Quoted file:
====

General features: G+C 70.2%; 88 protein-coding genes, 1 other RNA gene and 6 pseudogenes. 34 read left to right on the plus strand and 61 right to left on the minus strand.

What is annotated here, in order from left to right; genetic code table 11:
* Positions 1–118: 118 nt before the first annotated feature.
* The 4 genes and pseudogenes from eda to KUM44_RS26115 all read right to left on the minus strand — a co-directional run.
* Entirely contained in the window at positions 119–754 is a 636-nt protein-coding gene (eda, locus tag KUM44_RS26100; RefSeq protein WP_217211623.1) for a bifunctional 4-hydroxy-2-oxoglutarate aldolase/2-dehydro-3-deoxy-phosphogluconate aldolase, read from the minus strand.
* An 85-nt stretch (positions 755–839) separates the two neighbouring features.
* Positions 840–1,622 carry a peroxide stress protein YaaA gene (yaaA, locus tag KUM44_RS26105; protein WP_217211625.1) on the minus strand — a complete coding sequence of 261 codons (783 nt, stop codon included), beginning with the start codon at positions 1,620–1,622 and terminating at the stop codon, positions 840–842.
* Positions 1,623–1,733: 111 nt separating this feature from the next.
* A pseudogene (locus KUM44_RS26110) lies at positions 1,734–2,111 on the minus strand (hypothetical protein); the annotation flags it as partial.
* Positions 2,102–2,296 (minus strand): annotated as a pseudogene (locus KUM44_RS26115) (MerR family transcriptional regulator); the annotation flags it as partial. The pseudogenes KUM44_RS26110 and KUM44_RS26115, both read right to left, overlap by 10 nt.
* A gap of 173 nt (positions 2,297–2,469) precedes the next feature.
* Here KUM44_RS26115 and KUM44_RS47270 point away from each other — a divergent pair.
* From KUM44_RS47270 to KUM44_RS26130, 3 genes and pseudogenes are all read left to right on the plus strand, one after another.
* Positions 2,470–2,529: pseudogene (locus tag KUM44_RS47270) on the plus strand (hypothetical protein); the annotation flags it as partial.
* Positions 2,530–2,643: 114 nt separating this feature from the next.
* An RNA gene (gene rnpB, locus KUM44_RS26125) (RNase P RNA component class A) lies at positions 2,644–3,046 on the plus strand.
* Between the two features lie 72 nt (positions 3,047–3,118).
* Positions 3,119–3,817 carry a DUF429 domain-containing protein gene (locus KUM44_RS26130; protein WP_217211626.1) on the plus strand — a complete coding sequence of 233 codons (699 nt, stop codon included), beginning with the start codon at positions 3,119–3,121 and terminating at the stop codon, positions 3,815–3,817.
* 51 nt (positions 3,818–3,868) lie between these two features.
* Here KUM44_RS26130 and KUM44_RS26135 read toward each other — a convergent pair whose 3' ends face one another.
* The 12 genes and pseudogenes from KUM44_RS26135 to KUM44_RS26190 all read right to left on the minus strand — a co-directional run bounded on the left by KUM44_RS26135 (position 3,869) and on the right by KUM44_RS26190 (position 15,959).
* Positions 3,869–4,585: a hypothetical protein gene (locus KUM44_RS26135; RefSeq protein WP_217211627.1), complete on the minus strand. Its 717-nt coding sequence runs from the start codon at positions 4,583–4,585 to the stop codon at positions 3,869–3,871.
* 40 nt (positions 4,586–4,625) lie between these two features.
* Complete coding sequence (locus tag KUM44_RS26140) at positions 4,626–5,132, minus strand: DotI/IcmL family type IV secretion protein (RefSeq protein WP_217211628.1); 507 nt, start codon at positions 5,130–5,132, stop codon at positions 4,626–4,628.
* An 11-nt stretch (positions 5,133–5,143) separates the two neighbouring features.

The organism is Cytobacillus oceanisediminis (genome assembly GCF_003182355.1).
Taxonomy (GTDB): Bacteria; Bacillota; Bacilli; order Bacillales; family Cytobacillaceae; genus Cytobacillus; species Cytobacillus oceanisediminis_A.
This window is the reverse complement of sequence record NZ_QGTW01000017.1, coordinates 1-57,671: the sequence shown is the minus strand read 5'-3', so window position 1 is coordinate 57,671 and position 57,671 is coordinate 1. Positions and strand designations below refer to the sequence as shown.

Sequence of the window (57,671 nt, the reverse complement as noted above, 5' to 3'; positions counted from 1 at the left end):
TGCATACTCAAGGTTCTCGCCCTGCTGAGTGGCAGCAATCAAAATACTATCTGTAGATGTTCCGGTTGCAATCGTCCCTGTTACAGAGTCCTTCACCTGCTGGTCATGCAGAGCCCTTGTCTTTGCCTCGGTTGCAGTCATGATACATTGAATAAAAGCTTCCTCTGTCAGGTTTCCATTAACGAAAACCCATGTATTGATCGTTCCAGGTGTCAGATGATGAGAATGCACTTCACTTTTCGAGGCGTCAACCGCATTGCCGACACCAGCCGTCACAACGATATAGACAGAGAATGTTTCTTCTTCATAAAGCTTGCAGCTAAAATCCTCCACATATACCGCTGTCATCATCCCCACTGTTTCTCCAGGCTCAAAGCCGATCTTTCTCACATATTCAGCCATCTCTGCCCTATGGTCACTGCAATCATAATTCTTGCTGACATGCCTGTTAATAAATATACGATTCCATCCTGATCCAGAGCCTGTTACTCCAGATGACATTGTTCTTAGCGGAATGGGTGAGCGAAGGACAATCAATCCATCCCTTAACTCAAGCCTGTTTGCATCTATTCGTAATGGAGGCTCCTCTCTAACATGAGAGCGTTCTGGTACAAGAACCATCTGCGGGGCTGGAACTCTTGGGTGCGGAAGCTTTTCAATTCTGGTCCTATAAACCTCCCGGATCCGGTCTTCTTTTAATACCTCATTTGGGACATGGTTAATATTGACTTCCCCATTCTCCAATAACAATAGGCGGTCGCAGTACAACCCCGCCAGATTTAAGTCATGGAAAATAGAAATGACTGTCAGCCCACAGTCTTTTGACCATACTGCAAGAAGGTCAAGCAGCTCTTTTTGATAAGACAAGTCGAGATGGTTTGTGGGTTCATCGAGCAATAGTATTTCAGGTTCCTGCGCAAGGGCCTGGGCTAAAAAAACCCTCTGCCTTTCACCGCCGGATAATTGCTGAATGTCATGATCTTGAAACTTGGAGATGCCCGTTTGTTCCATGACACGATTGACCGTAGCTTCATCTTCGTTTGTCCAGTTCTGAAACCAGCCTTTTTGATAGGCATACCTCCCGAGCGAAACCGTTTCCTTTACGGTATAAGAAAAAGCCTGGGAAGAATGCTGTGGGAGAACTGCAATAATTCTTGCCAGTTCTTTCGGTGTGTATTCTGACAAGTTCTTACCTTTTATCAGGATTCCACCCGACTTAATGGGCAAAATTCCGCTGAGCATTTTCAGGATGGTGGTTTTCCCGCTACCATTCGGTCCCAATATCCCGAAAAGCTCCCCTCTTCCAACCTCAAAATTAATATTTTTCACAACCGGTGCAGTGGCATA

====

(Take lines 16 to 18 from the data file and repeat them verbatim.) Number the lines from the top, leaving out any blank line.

* An RNA gene (gene rnpB, locus KUM44_RS26125) (RNase P RNA component class A) lies at positions 2,644–3,046 on the plus strand.
* Between the two features lie 72 nt (positions 3,047–3,118).
* Positions 3,119–3,817 carry a DUF429 domain-containing protein gene (locus KUM44_RS26130; protein WP_217211626.1) on the plus strand — a complete coding sequence of 233 codons (699 nt, stop codon included), beginning with the start codon at positions 3,119–3,121 and terminating at the stop codon, positions 3,815–3,817.